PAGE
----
Drawing: A pendant with a red stone. Caption reads: “A gold chain with a pendant that appeared to be a ruby.”

Bloodstone short story by Iris Carden

Five storeys below Brisbane’s Roma Street Police Station, is the headquarters for the Human Defence Unit. Its members are drawn from among the highest performing members of military, intelligence, and police forces throughout Australia, along with select highly specialised members of the civilian population. The Human Defence Unit and its elite staff are neither police, military nor intelligence. They do not exist.

Senior Agent Jo Burns sat at the table of the coffee shop, facing the door, slowly sipping her coffee as she waited for him to arrive.

When Alexander entered, she barely recognised him.  He was a grey-haired old man, when he’d appeared to be in his mid-twenties the last time she’d seen him.

“Agent Burns, thank you for meeting me,” he said as he sat opposite her.

“I didn’t expect to see you back in Brisbane,” she answered. “But I know your quest was successful.”

He gave a waitress his order.  Then turned back to Jo.  “How is friend Harry?”

“He’s finding the transition challenging.”

“I am not surprised. I see the way you look at me.  Yes, this is the age I am naturally.  Being human again has come with the difficulties of age.  I would have come here sooner, if my health had allowed it.”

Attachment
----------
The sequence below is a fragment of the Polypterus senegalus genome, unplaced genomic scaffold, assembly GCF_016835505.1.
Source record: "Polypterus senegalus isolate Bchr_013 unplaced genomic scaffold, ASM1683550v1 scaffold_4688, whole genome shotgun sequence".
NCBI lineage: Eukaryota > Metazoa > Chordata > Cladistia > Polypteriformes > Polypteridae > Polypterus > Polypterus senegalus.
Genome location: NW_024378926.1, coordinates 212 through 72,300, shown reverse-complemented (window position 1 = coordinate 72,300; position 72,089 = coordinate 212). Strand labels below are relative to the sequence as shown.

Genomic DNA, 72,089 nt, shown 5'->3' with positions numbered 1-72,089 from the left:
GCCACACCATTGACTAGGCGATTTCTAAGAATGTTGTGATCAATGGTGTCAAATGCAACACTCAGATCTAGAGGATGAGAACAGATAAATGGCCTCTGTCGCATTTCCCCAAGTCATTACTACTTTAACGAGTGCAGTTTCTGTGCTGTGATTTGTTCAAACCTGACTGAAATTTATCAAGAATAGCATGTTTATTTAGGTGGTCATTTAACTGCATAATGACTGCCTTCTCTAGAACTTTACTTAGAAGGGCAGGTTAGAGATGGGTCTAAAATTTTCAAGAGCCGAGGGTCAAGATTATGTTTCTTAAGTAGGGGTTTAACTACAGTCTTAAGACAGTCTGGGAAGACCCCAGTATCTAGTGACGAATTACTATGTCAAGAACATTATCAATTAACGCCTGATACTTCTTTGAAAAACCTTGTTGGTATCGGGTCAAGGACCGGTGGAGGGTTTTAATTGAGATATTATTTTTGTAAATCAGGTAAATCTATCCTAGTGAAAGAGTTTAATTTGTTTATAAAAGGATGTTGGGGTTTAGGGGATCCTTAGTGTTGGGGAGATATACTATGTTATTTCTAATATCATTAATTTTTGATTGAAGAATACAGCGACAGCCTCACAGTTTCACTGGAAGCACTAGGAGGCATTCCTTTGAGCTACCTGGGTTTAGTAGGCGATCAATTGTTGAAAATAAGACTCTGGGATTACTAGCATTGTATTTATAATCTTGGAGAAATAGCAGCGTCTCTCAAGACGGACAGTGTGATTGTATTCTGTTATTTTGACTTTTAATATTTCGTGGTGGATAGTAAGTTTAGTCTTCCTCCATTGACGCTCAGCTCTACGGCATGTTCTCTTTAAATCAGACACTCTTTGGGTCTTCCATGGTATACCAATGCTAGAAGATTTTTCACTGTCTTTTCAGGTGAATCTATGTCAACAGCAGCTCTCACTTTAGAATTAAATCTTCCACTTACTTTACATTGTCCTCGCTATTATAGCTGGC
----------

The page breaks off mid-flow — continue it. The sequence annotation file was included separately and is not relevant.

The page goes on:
“Why are you here now?”

With slightly shaking hands, he took a gold chain from his neck.  Attached to it, having been tucked inside his shirt, was a pendant with what appeared to be a massive ruby.

“Do you know about bloodstones?” he asked.


“When you kill a vampire, their body ages to the point they would have naturally aged, just as returning to being a human has aged me.  You have seen this, I’m sure.”

Jo nodded.

He continued: “When you kill an old vampire, hundreds or more years old, they turn to dust, because that is the condition they would have been naturally.”

Jo nodded again.  She hadn’t seen it, but she could understand the concept.

Alexander continued his story: “When you kill an ancient vampire, a thousand or more years old, among the dust will be a red stone.  It is known as a bloodstone. In the right hands, or perhaps I should say the wrong hands, a bloodstone can be used to resurrect the vampire. This is the Countess’ bloodstone.  I had it made into a pendant so I could carry it.  Among the people she turned are some who are not happy to be human again. There are also some other ancient vampires who want their Countess back.  I am too old and feeble to protect this stone. That is why I am giving it to you.”

He put the necklace on the table, got up and walked away. 

Jo sat staring at the pendant, as the waitress came with Alexander’s coffee.  

Jo swept the pendant into her handbag, and asked for the bill.

Two days later the Human Defence Unit was called to a crime scene.  Jo was accompanied by Trainee Agent Kate Murdoch. The HDU’s police contact Inspector David Webber told Jo, “It’s an old man, with no ID, looks like his throat was torn out.  He had your business card in his pocket.”

A quick look told Jo it was Alexander, and he had been killed by a vampire.

Kate said: “He smells like Harry, human, but with a slight hint of vampire.  I smell vampires, as well, at least three of them were here.”